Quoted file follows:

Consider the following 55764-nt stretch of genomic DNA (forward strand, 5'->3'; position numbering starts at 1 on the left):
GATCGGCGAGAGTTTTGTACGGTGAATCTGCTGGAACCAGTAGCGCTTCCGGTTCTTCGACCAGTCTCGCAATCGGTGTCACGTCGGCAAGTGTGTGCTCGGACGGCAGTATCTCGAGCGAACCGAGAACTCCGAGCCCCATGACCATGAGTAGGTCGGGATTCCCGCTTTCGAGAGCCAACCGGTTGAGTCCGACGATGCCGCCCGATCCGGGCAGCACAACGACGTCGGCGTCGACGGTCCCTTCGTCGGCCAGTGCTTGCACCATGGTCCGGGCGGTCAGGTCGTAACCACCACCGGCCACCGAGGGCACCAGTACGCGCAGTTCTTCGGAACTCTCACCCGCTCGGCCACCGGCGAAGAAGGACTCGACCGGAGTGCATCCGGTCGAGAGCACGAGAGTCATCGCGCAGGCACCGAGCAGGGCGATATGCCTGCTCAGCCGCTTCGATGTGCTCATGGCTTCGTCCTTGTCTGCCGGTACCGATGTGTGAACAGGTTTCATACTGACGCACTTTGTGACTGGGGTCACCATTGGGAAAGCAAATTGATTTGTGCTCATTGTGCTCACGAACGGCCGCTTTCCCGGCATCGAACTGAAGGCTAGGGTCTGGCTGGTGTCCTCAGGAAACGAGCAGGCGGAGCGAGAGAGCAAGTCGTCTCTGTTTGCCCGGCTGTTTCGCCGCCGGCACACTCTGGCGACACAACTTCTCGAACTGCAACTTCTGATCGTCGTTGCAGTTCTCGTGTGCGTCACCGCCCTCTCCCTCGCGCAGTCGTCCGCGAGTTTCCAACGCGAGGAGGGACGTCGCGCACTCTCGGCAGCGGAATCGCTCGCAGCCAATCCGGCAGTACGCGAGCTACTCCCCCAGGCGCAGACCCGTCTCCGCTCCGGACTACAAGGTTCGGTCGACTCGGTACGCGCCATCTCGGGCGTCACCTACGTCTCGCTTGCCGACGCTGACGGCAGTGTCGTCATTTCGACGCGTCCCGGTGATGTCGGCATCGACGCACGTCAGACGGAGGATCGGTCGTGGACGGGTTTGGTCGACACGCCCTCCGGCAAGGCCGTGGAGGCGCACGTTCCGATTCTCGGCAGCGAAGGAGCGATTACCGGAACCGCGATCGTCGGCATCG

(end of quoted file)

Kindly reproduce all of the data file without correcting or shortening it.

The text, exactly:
Consider the following 55764-nt stretch of genomic DNA (forward strand, 5'->3'; position numbering starts at 1 on the left):
GATCGGCGAGAGTTTTGTACGGTGAATCTGCTGGAACCAGTAGCGCTTCCGGTTCTTCGACCAGTCTCGCAATCGGTGTCACGTCGGCAAGTGTGTGCTCGGACGGCAGTATCTCGAGCGAACCGAGAACTCCGAGCCCCATGACCATGAGTAGGTCGGGATTCCCGCTTTCGAGAGCCAACCGGTTGAGTCCGACGATGCCGCCCGATCCGGGCAGCACAACGACGTCGGCGTCGACGGTCCCTTCGTCGGCCAGTGCTTGCACCATGGTCCGGGCGGTCAGGTCGTAACCACCACCGGCCACCGAGGGCACCAGTACGCGCAGTTCTTCGGAACTCTCACCCGCTCGGCCACCGGCGAAGAAGGACTCGACCGGAGTGCATCCGGTCGAGAGCACGAGAGTCATCGCGCAGGCACCGAGCAGGGCGATATGCCTGCTCAGCCGCTTCGATGTGCTCATGGCTTCGTCCTTGTCTGCCGGTACCGATGTGTGAACAGGTTTCATACTGACGCACTTTGTGACTGGGGTCACCATTGGGAAAGCAAATTGATTTGTGCTCATTGTGCTCACGAACGGCCGCTTTCCCGGCATCGAACTGAAGGCTAGGGTCTGGCTGGTGTCCTCAGGAAACGAGCAGGCGGAGCGAGAGAGCAAGTCGTCTCTGTTTGCCCGGCTGTTTCGCCGCCGGCACACTCTGGCGACACAACTTCTCGAACTGCAACTTCTGATCGTCGTTGCAGTTCTCGTGTGCGTCACCGCCCTCTCCCTCGCGCAGTCGTCCGCGAGTTTCCAACGCGAGGAGGGACGTCGCGCACTCTCGGCAGCGGAATCGCTCGCAGCCAATCCGGCAGTACGCGAGCTACTCCCCCAGGCGCAGACCCGTCTCCGCTCCGGACTACAAGGTTCGGTCGACTCGGTACGCGCCATCTCGGGCGTCACCTACGTCTCGCTTGCCGACGCTGACGGCAGTGTCGTCATTTCGACGCGTCCCGGTGATGTCGGCATCGACGCACGTCAGACGGAGGATCGGTCGTGGACGGGTTTGGTCGACACGCCCTCCGGCAAGGCCGTGGAGGCGCACGTTCCGATTCTCGGCAGCGAAGGAGCGATTACCGGAACCGCGATCGTCGGCATCG